Navy looks into how to control next-generation autonomous unmanned aircraft

PATUXENT RIVER NAS, Md., 24 June 2005. U.S. Navy officials are looking to Defense Technologies Inc. (DTI) in Gastonia, N.C., to help them design a new unmanned vehicle control station for future generations of autonomous craft.

By John Keller

PATUXENT RIVER NAS, Md., 24 June 2005. U.S. Navy officials are looking to Defense Technologies Inc. (DTI) in Gastonia, N.C., to help them design a new unmanned vehicle control station for future generations of autonomous craft.

DTI engineers are working under terms of an $8.8 million contract awarded June 22 from the Naval Air Warfare Center Aircraft Division at Patuxent River Naval Air Station, Md., for research into a prototype intelligent autonomous unmanned control station.

The intent is to reduce military manning levels by introducing more machine autonomy into future unmanned vehicles.

"The problem with current unmanned systems is they are very manpower-intensive," explains Thomas Moulds, technical lead the DTI office at Lexington Park, Md. "Normally have two or three operators flying one vehicle, and more on the ground to support the aircraft. Unmanned systems can actually increase manpower, even if the operators are in a safe place."

Most of today's unmanned vehicles must have human operators to monitor and control their every move. Rather than simply giving the unmanned vehicles tasks to carry out, existing vehicles often need a human to teleoperate them.

"We are introducing intelligent autonomy to unmanned vehicles that allows the operator instead of literally flying the vehicle to be in more of a monitoring mode," Moulds explains. "The operator would assign tasks instead of taking specific actions."

Most of the work under the current contract will be at the DTI facility in Ranlo, N.C., and a small portion will be at Patuxent River NAS. Work is to be finished in 2008. The contract number is N00421-05-D-0055.

Intelligent autonomy experts on the DTI staff have experience integrating air-, land-, and sea-based unmanned vehicles with distributed computing, natural language engines, and human factors engineering, company officials say.

They use open standard interfaces, NATO-compliant architectures, and plug-and-play modules to develop and test real-time mission-control stations by using modeling and simulation, autonomous programming technology integration, and prototyping.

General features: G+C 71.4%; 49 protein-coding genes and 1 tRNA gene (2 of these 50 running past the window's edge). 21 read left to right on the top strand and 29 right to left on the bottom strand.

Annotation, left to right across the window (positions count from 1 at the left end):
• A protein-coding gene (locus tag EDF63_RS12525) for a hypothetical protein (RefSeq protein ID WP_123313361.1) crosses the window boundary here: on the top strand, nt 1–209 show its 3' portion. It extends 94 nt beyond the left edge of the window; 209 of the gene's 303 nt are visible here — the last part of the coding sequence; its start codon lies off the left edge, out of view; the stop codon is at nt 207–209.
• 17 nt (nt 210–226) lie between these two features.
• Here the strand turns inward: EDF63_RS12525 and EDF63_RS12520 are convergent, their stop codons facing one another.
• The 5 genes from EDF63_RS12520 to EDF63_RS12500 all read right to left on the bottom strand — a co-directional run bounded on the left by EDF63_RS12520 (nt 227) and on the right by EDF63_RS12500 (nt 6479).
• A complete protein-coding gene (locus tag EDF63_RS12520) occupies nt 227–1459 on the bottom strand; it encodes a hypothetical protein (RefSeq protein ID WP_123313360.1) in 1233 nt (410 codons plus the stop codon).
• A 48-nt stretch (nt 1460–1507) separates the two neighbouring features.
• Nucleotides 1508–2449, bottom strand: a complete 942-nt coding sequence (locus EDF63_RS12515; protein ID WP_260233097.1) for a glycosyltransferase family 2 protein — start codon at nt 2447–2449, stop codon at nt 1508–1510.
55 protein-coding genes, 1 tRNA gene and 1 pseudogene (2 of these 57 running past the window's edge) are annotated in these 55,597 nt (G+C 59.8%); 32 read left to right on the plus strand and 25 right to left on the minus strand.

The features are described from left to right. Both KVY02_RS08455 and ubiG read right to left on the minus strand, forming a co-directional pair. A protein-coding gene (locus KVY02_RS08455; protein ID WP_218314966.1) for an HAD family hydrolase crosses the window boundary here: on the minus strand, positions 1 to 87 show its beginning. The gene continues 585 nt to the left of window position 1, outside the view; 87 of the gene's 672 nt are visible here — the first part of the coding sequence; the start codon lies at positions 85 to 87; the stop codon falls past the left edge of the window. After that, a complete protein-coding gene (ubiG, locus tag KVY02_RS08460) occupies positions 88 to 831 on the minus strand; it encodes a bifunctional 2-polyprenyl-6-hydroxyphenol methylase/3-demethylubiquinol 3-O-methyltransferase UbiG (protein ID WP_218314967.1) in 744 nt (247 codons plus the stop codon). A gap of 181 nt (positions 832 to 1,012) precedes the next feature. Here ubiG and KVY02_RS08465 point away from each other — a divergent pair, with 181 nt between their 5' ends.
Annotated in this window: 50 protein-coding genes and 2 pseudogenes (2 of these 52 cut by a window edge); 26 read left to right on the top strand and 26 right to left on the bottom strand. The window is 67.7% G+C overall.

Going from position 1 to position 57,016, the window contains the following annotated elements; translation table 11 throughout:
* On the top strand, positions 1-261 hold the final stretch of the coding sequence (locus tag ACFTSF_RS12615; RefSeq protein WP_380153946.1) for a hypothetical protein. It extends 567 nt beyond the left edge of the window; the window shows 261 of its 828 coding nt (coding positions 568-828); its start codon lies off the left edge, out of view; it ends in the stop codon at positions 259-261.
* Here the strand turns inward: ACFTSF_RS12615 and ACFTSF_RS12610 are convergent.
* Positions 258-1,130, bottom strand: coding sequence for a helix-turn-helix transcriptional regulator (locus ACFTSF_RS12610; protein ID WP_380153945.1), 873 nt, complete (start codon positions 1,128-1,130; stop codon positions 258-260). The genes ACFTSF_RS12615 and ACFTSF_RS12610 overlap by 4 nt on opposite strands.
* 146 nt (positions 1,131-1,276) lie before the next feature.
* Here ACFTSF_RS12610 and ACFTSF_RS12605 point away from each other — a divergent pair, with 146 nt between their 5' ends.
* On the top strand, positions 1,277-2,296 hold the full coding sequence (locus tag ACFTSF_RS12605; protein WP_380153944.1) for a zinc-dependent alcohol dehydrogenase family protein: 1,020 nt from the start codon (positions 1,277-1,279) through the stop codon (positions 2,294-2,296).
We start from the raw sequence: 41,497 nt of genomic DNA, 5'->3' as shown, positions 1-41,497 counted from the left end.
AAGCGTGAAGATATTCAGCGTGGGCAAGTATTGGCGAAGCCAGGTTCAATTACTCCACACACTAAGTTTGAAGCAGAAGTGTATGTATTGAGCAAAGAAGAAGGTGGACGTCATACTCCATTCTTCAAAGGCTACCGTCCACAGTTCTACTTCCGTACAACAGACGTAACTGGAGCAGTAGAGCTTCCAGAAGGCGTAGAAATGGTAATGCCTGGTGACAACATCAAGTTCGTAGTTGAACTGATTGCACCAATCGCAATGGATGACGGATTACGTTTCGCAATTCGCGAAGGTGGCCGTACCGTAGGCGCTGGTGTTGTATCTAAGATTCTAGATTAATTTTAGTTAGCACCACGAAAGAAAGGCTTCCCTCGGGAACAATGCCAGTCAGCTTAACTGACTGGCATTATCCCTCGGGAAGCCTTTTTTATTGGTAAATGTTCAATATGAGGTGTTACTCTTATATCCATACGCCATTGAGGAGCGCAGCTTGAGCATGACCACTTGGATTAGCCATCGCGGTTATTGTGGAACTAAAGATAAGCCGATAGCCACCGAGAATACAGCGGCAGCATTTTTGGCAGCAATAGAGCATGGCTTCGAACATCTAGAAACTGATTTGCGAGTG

Navy officials procured this contract competitively under a broad agency announcement, to which only DTI responded. The emphasis -- at least for this year -- is on unmanned air vehicles (UAVs), Moulds says.

Another goal of DTI's intelligent autonomous unmanned control station prototype is finding a way to integrate autonomous UAVs so they can work together, avoid other aircraft without human intervention, and fly in U.S. national airspace under supervision of Federal Aviation Administration (FAA) air traffic controllers.

Today's UAVs, Moulds points out, often do not work well together or with manned aircraft in close proximity. "The UAV is usually given one area of operations, and manned systems another," he says. "The UAVs don't have a good way to avoid manned systems."

He cited some recent incidental collisions between small UAVs and manned helicopters in combat areas as an example. Although Moulds says no serious damage or injuries have occurred from these collisions, military officials acknowledge that finding a better way to mix manned and unmanned aircraft closely is a big issue. "The small UAVs are pretty much blind up there," Moulds says.

DTI experts have three program goals this year: to integrate UAVs into U.S. national and military airspace; determining the proper look and feel of future autonomous UAV control stations; and determining the proper electronic symbology for future UAV control stations.

"We need to determine what the UAV needs onboard so the FAA is comfortable with it operating in national airspace," Moulds says. "We want to find out what technology it would take so the air traffic controller can communicate with the UAV like he would with any other air vehicle."

DTI also is investigating passive and active collision-avoidance systems, such as autonomous "see-and-avoid" systems, as well as technology similar to the Traffic Collision Avoidance Systems (TCAS) that is aboard commercial airliners.

For the future control station, Moulds says today's systems essentially look like aircraft cockpits that enable ground controllers to fly UAVs remotely. "We need to find out what kinds of interfaces we need to task that UAV, and how many unmanned systems can one operator monitor."

For more information contact DTI online at www.dtiweb.net.

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